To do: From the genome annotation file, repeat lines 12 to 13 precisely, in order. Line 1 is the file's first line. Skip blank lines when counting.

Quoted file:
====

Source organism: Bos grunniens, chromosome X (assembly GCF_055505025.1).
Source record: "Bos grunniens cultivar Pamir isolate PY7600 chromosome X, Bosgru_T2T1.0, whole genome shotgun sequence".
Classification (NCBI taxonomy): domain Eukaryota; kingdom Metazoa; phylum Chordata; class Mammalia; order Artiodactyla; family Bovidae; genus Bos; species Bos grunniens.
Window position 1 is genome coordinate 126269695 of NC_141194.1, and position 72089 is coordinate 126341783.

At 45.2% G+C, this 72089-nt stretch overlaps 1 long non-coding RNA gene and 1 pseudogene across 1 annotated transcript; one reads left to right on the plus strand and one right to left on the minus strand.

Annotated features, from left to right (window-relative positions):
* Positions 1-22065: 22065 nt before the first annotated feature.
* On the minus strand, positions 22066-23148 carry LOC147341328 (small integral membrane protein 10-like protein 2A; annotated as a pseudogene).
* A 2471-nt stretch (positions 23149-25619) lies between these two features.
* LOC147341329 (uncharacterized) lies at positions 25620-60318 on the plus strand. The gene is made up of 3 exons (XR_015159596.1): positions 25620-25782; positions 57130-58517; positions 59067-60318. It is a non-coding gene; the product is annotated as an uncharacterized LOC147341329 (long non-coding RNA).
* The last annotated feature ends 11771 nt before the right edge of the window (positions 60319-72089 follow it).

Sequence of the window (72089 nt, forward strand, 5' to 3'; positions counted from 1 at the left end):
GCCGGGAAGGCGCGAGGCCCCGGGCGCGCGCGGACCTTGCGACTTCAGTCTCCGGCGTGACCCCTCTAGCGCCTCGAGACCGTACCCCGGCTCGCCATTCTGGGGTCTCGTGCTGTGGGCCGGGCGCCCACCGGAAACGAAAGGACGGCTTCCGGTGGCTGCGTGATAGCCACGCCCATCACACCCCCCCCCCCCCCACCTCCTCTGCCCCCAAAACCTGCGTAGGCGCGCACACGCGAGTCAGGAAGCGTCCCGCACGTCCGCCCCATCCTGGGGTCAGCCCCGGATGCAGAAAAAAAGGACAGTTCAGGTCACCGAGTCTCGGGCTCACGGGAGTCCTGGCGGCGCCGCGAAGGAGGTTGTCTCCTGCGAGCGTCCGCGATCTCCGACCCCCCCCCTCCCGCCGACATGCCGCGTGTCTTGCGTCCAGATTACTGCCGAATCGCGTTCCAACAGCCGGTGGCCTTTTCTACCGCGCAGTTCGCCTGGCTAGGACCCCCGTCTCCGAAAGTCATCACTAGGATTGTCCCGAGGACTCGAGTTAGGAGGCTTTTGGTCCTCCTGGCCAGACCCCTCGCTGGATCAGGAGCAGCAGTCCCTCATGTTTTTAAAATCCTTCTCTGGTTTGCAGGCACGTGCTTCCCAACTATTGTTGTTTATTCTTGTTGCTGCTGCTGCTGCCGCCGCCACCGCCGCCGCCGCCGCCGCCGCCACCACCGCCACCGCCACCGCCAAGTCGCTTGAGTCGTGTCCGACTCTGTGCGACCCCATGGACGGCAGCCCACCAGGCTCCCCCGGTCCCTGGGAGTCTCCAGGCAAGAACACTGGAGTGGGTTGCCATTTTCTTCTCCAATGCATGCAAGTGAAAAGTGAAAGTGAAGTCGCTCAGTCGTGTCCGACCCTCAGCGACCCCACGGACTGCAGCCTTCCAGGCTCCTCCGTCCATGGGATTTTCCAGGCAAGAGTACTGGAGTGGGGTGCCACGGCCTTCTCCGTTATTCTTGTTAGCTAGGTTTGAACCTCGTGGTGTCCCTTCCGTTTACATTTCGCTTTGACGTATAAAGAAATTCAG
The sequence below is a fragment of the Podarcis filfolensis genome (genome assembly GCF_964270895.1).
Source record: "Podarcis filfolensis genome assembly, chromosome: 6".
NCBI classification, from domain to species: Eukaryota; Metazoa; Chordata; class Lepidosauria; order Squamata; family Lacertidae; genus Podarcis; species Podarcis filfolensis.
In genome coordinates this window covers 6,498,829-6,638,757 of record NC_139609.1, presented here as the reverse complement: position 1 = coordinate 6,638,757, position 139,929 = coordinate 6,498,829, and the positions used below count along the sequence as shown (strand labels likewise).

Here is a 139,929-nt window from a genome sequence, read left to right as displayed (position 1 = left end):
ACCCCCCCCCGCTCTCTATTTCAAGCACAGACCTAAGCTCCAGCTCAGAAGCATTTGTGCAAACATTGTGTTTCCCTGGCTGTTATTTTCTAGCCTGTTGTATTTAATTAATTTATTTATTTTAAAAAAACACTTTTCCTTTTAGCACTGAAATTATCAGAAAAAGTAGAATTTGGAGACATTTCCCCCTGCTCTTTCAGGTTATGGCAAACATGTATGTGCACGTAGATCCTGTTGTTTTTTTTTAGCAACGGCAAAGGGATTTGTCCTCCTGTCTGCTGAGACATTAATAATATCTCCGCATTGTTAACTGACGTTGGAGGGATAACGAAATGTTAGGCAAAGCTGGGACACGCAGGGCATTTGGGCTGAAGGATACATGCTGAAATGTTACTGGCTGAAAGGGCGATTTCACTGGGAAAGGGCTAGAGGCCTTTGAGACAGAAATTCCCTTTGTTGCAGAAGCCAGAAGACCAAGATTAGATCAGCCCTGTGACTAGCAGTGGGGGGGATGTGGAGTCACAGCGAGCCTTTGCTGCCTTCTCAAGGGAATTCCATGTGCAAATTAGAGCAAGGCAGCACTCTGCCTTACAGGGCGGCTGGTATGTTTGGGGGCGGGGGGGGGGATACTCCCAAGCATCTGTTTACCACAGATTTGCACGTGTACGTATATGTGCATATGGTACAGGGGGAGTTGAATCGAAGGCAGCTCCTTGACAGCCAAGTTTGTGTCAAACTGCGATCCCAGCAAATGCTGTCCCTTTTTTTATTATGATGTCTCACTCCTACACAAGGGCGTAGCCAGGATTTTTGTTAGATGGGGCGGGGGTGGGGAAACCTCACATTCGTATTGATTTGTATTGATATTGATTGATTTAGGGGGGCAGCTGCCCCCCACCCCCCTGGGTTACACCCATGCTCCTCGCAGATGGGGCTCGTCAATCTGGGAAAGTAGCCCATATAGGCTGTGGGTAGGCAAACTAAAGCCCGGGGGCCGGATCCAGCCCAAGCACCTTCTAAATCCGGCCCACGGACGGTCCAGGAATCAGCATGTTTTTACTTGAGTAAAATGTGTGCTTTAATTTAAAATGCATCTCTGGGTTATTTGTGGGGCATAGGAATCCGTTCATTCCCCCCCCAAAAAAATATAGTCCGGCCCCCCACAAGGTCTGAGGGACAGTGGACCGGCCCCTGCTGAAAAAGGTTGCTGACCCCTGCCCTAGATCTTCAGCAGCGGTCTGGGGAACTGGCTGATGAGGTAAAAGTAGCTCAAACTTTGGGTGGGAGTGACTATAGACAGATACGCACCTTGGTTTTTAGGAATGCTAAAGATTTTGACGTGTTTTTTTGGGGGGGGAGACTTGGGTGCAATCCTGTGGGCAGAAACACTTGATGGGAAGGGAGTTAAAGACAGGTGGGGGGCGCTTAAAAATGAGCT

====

Sequence of the window (72089 nt, forward strand, 5' to 3'; positions counted from 1 at the left end):
GCCGGGAAGGCGCGAGGCCCCGGGCGCGCGCGGACCTTGCGACTTCAGTCTCCGGCGTGACCCCTCTAGCGCCTCGAGACCGTACCCCGGCTCGCCATTCTGGGGTCTCGTGCTGTGGGCCGGGCGCCCACCGGAAACGAAAGGACGGCTTCCGGTGGCTGCGTGATAGCCACGCCCATCACACCCCCCCCCCCCCCACCTCCTCTGCCCCCAAAACCTGCGTAGGCGCGCACACGCGAGTCAGGAAGCGTCCCGCACGTCCGCCCCATCCTGGGGTCAGCCCCGGATGCAGAAAAAAAGGACAGTTCAGGTCACCGAGTCTCGGGCTCACGGGAGTCCTGGCGGCGCCGCGAAGGAGGTTGTCTCCTGCGAGCGTCCGCGATCTCCGACCCCCCCCCTCCCGCCGACATGCCGCGTGTCTTGCGTCCAGATTACTGCCGAATCGCGTTCCAACAGCCGGTGGCCTTTTCTACCGCGCAGTTCGCCTGGCTAGGACCCCCGTCTCCGAAAGTCATCACTAGGATTGTCCCGAGGACTCGAGTTAGGAGGCTTTTGGTCCTCCTGGCCAGACCCCTCGCTGGATCAGGAGCAGCAGTCCCTCATGTTTTTAAAATCCTTCTCTGGTTTGCAGGCACGTGCTTCCCAACTATTGTTGTTTATTCTTGTTGCTGCTGCTGCTGCCGCCGCCACCGCCGCCGCCGCCGCCGCCGCCACCACCGCCACCGCCACCGCCAAGTCGCTTGAGTCGTGTCCGACTCTGTGCGACCCCATGGACGGCAGCCCACCAGGCTCCCCCGGTCCCTGGGAGTCTCCAGGCAAGAACACTGGAGTGGGTTGCCATTTTCTTCTCCAATGCATGCAAGTGAAAAGTGAAAGTGAAGTCGCTCAGTCGTGTCCGACCCTCAGCGACCCCACGGACTGCAGCCTTCCAGGCTCCTCCGTCCATGGGATTTTCCAGGCAAGAGTACTGGAGTGGGGTGCCACGGCCTTCTCCGTTATTCTTGTTAGCTAGGTTTGAACCTCGTGGTGTCCCTTCCGTTTACATTTCGCTTTGACGTATAAAGAAATTCAG